At Tamarind, a lithograph is an original image created by an artist who works closely with a master printer. A press is used to transfer drawings from stones or metal plates to paper. Although the term "lithography" may refer to commercially reproduced images, such as those on posters or in magazines, fine art lithography is a hand process used to create original works of art that can be printed multiple times.
Lithographs differ from etchings, engravings, serigraphs, and woodcuts in materials and process. For example, etchings and engravings are printed from a metal plate with incised lines, while a lithograph is made from a chemically treated, flat surface. A serigraph is a silkscreen print, and woodcuts are printed from blocks of wood carved in relief.
In each case, what distinguishes the print as original is that the artist participated directly in the creation of the image and approves all impressions after they are printed.
First an artist draws an image, in reverse, on a fine-grained limestone or an aluminum plate. For a one-color lithograph, this will be the only drawing. Each additional color will generally require a separate drawing on a different stone or plate.
Artists use the same kinds of tools they would to make images on paper or canvas. However, since the basic principle of the hand lithographic printing is the natural repulsion of grease and water, the crayons, pencils, and washes used in lithography have a high grease content.
Once the artist has finished drawing with the greasy black pigments, a professional master printer takes over and chemically treats the stones and/or plates to stabilize the image for printing.
The printer first sprinkles rosin on the surface to protect the drawing, then applies talc, which helps the chemical etch lie more closely to the tiny grease dots that compose the drawing.
A solution of gum arabic and nitric acid (called an “etch”) is applied to the stone and left for about an hour to combine with the greasy particles and the calcium carbonate of the limestone. Often a second application of gum arabic is applied before the original drawing materials are removed with a solvent and asphaltum is rubbed in.
This process causes the image area, now barely visible on the stone, to accept the printing inks, and, at the same time, causes the stone’s blank areas, when moistened with water, to reject the inks.
At the press, the printer sponges the stone or plate with water, uses a roller to apply ink, and prints a series of trial proofs for the artist to consider. The printer continues to make proofs with different color and paper combinations until the artist is completely satisfied with the result. This final proof is signed by the artist as the bon à tirer (“good to pull”). Using this as a standard, the printer prints the edition, comprised of a limited number of individual impressions.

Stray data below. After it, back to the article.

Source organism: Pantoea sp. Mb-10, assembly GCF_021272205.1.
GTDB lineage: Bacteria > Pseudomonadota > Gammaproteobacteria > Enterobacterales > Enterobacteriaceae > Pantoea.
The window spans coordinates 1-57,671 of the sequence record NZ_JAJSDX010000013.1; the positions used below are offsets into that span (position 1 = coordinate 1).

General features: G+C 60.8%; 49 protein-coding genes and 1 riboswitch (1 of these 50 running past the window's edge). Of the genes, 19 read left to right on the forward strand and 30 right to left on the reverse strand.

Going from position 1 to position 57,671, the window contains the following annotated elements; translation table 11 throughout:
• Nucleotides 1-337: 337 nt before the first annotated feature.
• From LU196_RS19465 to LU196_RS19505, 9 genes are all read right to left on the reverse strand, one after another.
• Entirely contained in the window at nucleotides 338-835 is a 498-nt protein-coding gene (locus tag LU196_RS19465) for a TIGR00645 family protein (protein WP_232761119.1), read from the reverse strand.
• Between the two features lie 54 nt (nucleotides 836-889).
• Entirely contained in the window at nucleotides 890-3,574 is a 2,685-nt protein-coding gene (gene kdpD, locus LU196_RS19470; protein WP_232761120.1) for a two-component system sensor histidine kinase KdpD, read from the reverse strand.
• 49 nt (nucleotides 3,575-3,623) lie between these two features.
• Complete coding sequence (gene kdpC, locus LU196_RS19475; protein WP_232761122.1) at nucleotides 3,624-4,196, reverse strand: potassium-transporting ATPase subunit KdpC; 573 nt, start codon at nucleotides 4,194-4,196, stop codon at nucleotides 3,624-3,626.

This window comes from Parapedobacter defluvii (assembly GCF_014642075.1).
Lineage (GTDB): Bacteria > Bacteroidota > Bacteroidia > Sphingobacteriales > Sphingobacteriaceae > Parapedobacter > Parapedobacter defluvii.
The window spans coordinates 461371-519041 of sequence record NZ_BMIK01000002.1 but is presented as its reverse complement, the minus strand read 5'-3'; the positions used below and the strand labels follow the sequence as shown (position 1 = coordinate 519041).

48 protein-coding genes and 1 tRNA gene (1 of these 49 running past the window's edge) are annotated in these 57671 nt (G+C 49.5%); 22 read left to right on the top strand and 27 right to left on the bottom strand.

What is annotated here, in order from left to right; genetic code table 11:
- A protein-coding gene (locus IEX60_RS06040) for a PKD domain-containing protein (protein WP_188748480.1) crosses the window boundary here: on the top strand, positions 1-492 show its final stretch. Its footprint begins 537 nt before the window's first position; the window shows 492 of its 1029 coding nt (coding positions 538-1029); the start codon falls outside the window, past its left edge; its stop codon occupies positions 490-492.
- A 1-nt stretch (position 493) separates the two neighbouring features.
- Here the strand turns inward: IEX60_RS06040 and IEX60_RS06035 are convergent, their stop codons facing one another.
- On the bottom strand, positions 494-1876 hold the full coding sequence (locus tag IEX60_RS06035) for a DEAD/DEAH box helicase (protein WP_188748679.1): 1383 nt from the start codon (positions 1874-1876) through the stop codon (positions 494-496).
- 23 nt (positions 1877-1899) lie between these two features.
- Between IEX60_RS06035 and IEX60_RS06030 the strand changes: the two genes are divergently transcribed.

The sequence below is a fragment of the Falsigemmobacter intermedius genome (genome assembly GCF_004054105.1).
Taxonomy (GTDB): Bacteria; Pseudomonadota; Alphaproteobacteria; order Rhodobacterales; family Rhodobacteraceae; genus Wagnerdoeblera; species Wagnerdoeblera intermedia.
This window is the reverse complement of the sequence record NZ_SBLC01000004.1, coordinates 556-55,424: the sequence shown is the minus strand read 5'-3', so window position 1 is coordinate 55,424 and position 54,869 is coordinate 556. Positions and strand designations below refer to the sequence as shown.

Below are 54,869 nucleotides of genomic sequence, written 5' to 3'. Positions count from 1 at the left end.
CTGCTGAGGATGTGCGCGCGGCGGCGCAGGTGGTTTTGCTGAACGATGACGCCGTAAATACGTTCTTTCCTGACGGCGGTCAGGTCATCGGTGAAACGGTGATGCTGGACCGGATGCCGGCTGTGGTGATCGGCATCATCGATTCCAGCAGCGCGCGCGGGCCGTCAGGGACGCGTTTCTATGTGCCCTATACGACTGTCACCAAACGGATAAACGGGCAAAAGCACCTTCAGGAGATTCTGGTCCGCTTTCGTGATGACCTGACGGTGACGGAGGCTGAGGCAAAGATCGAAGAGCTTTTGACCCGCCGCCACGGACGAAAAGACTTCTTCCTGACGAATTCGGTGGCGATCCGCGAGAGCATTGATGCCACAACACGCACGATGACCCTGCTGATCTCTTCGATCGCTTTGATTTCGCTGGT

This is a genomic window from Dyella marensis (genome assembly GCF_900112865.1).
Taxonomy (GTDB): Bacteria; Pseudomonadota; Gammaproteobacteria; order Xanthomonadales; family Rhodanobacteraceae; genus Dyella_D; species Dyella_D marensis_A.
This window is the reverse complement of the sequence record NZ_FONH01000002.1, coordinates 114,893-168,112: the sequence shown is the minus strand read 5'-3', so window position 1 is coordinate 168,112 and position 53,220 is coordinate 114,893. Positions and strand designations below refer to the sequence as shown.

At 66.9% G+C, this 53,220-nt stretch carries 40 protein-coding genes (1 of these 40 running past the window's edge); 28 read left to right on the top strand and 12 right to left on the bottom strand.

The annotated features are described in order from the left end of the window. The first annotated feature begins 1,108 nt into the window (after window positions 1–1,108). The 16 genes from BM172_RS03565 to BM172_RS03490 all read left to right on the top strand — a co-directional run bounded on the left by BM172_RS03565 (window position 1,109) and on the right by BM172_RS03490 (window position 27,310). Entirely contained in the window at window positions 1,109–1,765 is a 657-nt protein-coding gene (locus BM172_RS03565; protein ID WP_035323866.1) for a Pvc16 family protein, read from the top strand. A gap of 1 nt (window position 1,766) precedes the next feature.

See link on right to Definitions of Terms for a complete description of terminology related to editions made at Tamarind.
Edition refers to all impressions of a particular image that are printed after the artist has given an approval to a print. At Tamarind, the edition includes all numbered prints, the artist’s proofs, the bon à tirer, which belongs to the printer, and three impressions for the Tamarind archives, which is housed at the University of New Mexico Art Museum. All impressions, including the trial proofs, color trial proofs, and artist’s impressions, are documented.
Chops are identifying symbols of the print studio and/or the printer that are often embossed in the paper (or they may be stamped in ink on the back of the sheet). They are important identifying marks, but not all original, limited-edition prints will have them. Artists who print their own work may not use them.
Most reputable print shops have a documentation paper for each of their prints that describes all of the details related to the edition and the steps involved in its making. These documentation papers are available to anyone who asks; in fact, some states have laws that require the seller to provide specific information related to the edition.
Unfortunately, documentation papers can be misleading. Read the papers carefully and ask questions about anything that is unclear. If you are in doubt about a print’s authenticity or value, it’s best to check with a reputable dealer (such as one belonging to the International Fine Print Dealers Association), an art auction house, or a museum print department.
Originality is difficult to define; it is a complex concept and has become almost meaningless with respect to prints because it has come into such broad and general use. The term is often used in order to imply that the print is more valuable than it may actually be. An important consideration is the degree to which the artist has participated in the concept and execution of the image.